July 15 protest

Part of the crowd outside of City Hall on Wednesday afternoon.?

Protests to defund the Ithaca Police Department continued on Wednesday afternoon, with protesters marching through downtown Ithaca and gathering outside of City Hall to make their presence known.?

Traffic was blocked at the intersection of Cayuga Street and Green Street by a combination of protesters' cars and police, as organizer Will Smalls, of Central New York Black Lives Matter, led the group through sweltering heat in chants and calls for Mayor Svante Myrick to come out of the building and answer their demands regarding IPD's budget.

Among the group's chants were the customary calls for justice in the cases of George Floyd and Breonna Taylor, among others, which sparked the initial spate of protests last month both locally and nationwide. More relevant locally, the protesters called for justice for Shaun Greenwood, an unarmed Black man killed during a police stop in 2010, and Nagee Green, the man convicted of killing Anthony Nazaire in 2016 in Ithaca. Green's case has recently been picked up by protesters as an example of police misconduct, as they allege lies by law enforcement led to his conviction.

Smalls was later joined by Kate Leboff, a local activist who?read the Unbroken Promises Initiative's (UPI) second demand letter, which it had debuted at this week's Sunday rally.

"Our leaders have taken no action to make our community safer from police corruption, have done nothing to help the citizens of our community feel safer and have played deceptive games while forgetting they serve us and work for us," Leboff repeated Wednesday. The letter also calls for the elimination of the Ithaca Police Department's SWAT team and the repurposing of its SWAT vehicle for community purposes. Sticking to that theme, it demands the police department demilitarize itself by getting rid of "weapons of war," like AR-15 rifles, and for the weeding out of corrupt police officers, among other similar requests.?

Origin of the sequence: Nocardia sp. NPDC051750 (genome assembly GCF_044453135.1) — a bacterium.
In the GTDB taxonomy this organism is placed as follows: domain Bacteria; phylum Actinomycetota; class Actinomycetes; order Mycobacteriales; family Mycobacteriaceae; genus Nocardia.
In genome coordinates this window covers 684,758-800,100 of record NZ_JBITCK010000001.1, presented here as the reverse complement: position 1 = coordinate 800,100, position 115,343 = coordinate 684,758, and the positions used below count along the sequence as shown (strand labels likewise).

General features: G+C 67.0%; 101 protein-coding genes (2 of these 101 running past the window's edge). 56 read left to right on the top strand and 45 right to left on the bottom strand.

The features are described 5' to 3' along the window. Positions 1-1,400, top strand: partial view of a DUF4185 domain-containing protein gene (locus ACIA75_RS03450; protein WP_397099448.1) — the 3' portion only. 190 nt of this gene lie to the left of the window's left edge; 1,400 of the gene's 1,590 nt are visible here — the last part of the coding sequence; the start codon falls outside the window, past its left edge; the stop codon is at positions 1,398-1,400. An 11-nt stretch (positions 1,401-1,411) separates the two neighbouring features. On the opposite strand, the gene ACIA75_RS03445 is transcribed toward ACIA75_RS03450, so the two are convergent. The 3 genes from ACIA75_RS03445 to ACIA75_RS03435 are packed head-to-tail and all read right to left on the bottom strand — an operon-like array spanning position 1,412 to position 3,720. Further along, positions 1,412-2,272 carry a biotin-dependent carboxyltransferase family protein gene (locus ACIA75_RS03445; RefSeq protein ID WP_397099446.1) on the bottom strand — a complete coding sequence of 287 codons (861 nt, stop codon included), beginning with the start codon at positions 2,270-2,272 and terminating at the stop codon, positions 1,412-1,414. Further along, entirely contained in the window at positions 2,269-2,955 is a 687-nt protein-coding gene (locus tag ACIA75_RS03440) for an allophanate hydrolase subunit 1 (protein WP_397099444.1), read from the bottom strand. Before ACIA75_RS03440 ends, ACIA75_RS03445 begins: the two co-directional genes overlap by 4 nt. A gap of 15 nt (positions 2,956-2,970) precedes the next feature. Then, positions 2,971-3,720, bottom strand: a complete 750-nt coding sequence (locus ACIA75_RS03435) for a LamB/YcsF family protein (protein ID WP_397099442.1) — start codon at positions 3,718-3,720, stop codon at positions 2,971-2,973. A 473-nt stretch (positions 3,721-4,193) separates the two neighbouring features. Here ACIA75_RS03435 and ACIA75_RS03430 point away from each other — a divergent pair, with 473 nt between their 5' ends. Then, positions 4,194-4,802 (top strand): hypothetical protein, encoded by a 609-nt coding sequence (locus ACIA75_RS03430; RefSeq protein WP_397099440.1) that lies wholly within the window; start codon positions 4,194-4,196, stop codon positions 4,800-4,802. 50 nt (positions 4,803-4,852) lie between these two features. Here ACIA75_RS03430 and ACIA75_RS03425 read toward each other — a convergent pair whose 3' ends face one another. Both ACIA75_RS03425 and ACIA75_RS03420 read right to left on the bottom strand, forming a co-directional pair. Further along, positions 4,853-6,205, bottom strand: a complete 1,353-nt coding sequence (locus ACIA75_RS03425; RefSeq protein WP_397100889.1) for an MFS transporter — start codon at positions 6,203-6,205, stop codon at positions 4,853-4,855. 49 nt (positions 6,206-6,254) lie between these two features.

"There will be no peace until there's justice, believe that," Smalls said in a loudspeaker aimed at City Hall. "We're here today to prove to them that we care about ourselves. Black lives matter!"

Chants followed that the city was dragging its feet in answering the demands in the letter, although city officials have said that they haven't seen or received a letter from the group. Myrick, as it turned out, had left City Hall before the group had arrived, unrelated to the protest. After about 30 minutes, the group left City Hall and marched up Green Street, eventually ending at DeWitt Park.?

"We don't want you to talk about it anymore," Smalls said. "We want you to defund IPD."

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